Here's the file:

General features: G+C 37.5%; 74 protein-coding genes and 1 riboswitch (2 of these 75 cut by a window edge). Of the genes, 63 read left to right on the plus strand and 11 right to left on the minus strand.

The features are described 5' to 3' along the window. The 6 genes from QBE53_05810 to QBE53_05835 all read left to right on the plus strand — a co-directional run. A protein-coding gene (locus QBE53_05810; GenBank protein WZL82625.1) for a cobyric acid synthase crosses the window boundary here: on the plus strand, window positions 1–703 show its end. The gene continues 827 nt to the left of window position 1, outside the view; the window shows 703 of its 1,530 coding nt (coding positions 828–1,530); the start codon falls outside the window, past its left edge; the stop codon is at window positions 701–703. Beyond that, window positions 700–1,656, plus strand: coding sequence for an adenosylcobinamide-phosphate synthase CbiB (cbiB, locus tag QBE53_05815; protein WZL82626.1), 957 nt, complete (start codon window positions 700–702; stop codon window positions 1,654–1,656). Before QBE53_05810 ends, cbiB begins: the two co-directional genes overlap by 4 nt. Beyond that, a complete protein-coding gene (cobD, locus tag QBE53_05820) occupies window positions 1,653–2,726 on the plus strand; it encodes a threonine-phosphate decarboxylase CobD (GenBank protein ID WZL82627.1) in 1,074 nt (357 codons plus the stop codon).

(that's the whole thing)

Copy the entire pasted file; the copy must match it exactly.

General features: G+C 37.5%; 74 protein-coding genes and 1 riboswitch (2 of these 75 cut by a window edge). Of the genes, 63 read left to right on the plus strand and 11 right to left on the minus strand.

The features are described 5' to 3' along the window. The 6 genes from QBE53_05810 to QBE53_05835 all read left to right on the plus strand — a co-directional run. A protein-coding gene (locus QBE53_05810; GenBank protein WZL82625.1) for a cobyric acid synthase crosses the window boundary here: on the plus strand, window positions 1–703 show its end. The gene continues 827 nt to the left of window position 1, outside the view; the window shows 703 of its 1,530 coding nt (coding positions 828–1,530); the start codon falls outside the window, past its left edge; the stop codon is at window positions 701–703. Beyond that, window positions 700–1,656, plus strand: coding sequence for an adenosylcobinamide-phosphate synthase CbiB (cbiB, locus tag QBE53_05815; protein WZL82626.1), 957 nt, complete (start codon window positions 700–702; stop codon window positions 1,654–1,656). Before QBE53_05810 ends, cbiB begins: the two co-directional genes overlap by 4 nt. Beyond that, a complete protein-coding gene (cobD, locus tag QBE53_05820) occupies window positions 1,653–2,726 on the plus strand; it encodes a threonine-phosphate decarboxylase CobD (GenBank protein ID WZL82627.1) in 1,074 nt (357 codons plus the stop codon).